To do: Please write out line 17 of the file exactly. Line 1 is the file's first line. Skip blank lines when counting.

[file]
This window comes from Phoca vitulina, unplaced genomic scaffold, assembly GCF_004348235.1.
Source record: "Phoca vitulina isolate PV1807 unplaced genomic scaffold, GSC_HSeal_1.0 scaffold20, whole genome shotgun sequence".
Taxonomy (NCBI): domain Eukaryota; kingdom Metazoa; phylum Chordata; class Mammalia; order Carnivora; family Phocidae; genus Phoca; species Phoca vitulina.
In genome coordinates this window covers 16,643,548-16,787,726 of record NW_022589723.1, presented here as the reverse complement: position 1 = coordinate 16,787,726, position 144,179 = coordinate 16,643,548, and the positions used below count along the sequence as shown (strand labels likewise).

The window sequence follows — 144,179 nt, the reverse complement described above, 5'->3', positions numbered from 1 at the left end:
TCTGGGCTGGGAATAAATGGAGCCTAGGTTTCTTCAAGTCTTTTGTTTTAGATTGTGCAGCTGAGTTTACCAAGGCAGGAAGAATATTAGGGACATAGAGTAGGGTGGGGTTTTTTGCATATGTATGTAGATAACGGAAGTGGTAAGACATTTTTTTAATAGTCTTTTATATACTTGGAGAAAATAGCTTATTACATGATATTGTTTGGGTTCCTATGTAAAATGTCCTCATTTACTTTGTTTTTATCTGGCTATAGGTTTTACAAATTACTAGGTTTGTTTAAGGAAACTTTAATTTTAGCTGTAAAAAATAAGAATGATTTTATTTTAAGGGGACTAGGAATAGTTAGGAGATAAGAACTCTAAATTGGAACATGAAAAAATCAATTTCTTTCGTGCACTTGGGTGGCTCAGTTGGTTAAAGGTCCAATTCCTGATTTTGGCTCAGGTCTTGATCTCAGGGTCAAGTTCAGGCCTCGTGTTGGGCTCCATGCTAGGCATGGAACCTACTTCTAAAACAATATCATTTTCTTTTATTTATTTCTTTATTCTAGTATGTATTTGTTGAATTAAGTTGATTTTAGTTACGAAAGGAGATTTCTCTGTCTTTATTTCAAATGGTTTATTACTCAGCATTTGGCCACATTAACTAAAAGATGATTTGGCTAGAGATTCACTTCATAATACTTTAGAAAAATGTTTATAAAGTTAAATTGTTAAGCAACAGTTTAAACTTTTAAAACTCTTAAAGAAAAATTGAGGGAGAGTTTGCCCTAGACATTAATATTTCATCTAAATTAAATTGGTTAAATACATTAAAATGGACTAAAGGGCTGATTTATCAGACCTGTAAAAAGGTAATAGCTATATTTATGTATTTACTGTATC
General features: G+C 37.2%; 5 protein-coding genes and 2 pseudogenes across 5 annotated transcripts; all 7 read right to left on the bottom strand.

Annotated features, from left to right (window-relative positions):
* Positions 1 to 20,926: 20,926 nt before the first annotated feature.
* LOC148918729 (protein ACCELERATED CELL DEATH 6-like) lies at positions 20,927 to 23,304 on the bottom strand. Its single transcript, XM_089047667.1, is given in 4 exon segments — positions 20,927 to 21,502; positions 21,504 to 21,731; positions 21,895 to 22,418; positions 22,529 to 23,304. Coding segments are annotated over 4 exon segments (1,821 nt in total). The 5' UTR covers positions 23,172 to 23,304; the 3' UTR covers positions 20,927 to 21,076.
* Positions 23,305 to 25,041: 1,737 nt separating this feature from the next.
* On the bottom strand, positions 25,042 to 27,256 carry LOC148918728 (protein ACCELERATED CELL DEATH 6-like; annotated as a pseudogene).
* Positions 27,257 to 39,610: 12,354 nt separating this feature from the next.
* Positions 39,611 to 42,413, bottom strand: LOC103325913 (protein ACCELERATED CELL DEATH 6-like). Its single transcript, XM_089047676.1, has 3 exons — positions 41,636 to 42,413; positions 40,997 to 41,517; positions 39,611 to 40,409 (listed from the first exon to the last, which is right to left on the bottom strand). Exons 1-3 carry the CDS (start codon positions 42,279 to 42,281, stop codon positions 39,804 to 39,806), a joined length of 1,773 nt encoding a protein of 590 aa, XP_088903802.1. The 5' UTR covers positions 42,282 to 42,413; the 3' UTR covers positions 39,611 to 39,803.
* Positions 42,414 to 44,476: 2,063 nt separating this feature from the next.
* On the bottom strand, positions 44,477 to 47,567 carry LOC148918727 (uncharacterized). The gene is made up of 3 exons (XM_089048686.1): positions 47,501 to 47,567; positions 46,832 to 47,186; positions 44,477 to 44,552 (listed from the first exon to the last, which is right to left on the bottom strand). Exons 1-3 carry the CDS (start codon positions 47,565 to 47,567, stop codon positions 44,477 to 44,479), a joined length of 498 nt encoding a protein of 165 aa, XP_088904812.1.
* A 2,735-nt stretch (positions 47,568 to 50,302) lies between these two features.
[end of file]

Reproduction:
* A 2,735-nt stretch (positions 47,568 to 50,302) lies between these two features.